Ngāti Hei kaumātua Joe Davis is pleased that the Ministry of Fisheries has now " come to its senses" in permitting a two-year rāhui, thanks to submissions, community support and Hauraki whānui.
“So, now we have, almost nine months later, a result. We've got a two-year reprieve to try and do something about our scallops,” he says.
After lobbying for mana moana, a scallop fishing ban on the Coromandel's East Coast will take effect on Saturday.
Before filing an application for the ban, the Ngāti Hei trust erected a rāhui over the Opito Bay region in December to relieve strain on the shrinking scallop beds.
The Ministry of Fisheries received almost 2000 public responses, the majority in favour of the closure.
A scallop takes five to six years to grow, according to Davis, and commercial scallops are harvested two years before they can breed, which Davis feels is insufficient.
He thinks that the two-year rāhui will allow them to evaluate, reassess, and meet with government authorities.
“Hopefully, we will be able to roll this around if we don't think the data shows that the scallop fishery is still in decline. We will be working hard on that.”
Human factors such as sedimentation of water and global warming, to name a few, contribute to the demise of numerous shellfish and birds, according to Davis.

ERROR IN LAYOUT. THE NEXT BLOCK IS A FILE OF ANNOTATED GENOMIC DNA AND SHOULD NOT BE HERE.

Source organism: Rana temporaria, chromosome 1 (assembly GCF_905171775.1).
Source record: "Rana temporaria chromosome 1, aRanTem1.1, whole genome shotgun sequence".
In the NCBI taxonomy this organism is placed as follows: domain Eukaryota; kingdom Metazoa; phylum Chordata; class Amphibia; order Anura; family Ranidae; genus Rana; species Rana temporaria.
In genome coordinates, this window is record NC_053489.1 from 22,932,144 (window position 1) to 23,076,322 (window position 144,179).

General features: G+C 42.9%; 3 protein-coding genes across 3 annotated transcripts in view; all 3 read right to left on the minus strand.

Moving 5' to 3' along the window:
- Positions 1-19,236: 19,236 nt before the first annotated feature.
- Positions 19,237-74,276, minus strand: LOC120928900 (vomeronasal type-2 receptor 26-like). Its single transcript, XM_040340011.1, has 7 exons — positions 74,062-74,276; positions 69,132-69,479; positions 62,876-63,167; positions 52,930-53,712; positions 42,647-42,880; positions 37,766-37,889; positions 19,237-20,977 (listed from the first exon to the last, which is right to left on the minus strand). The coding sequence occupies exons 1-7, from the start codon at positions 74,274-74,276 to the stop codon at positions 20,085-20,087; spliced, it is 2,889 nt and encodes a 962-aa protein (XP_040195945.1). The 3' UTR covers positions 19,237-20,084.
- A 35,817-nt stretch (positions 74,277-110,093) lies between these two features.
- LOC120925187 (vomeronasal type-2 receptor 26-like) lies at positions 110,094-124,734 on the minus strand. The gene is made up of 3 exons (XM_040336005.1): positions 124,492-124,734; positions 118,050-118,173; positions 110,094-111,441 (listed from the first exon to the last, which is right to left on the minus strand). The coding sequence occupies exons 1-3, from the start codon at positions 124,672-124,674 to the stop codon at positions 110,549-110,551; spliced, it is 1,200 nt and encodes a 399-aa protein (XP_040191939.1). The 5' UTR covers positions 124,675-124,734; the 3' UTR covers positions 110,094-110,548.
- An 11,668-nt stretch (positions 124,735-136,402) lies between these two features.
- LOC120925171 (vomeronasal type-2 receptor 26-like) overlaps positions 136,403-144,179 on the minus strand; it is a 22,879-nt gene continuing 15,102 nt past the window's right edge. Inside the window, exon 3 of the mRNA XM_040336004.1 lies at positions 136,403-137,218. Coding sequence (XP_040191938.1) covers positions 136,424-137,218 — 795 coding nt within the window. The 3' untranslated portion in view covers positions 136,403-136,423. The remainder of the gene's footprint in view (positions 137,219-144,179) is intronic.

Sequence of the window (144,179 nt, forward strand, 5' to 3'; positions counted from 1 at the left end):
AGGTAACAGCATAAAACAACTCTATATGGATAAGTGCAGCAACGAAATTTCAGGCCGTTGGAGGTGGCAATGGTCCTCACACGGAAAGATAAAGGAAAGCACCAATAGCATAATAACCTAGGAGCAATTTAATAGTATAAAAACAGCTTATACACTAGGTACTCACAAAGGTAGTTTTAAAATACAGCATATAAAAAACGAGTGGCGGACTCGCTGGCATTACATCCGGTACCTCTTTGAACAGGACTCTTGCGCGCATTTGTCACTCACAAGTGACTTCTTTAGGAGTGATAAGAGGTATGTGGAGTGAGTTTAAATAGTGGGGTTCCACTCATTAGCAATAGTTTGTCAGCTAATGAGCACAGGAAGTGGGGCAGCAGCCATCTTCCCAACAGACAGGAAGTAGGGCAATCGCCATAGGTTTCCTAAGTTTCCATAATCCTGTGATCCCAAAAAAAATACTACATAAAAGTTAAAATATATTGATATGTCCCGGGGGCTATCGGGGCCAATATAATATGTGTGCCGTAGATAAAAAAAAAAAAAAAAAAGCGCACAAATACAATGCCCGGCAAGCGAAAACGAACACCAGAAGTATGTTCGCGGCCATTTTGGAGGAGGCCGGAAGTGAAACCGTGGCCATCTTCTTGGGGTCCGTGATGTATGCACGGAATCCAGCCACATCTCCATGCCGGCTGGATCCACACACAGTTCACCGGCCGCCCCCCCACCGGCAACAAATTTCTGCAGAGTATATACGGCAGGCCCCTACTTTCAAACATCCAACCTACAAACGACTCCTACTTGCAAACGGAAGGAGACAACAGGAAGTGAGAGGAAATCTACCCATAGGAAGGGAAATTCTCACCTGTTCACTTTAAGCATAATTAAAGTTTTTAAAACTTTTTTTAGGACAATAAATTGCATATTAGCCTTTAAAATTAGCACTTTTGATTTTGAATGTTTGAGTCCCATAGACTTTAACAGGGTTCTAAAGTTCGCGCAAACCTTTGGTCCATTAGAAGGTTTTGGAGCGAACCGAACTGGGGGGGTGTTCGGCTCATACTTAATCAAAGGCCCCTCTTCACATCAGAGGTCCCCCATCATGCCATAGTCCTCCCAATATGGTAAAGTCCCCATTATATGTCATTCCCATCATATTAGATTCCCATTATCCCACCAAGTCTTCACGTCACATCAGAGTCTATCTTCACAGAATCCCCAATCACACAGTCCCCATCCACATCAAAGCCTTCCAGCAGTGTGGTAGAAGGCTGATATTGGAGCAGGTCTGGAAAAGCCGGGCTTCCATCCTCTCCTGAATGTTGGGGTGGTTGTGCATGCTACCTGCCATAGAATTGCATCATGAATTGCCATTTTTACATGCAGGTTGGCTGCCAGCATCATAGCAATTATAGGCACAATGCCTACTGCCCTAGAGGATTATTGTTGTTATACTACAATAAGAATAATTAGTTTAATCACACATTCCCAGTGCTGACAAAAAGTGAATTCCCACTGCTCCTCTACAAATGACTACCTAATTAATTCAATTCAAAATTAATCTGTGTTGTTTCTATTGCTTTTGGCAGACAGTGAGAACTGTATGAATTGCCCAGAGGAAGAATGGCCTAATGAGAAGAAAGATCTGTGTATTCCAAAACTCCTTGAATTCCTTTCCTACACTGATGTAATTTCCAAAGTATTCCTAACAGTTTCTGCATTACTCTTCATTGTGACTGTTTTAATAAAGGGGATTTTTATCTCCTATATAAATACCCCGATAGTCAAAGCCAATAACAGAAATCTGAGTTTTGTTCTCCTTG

“They're starting to show that there's something wrong out there and you don't have to be a rocket scientist,” he says.
“All of that adds up to, there's something very, very wrong out there in our oceans. It’s a terrible situation.”
Davis cautions that population increase in Aotearoa can be a concern, particularly in light of Covid-19 and people viewing our country as a safe haven.
“Therefore, you can expect in another two years, probably two to three maybe five years, another million people coming into Aotearoa.”
Davis says the pressure is increasing, and sitting down to handle it is becoming increasingly important.
“There's a lot of mahi to be done. I mean we’ve only been given two years before we sit around a table again. There's a lot of work to do.”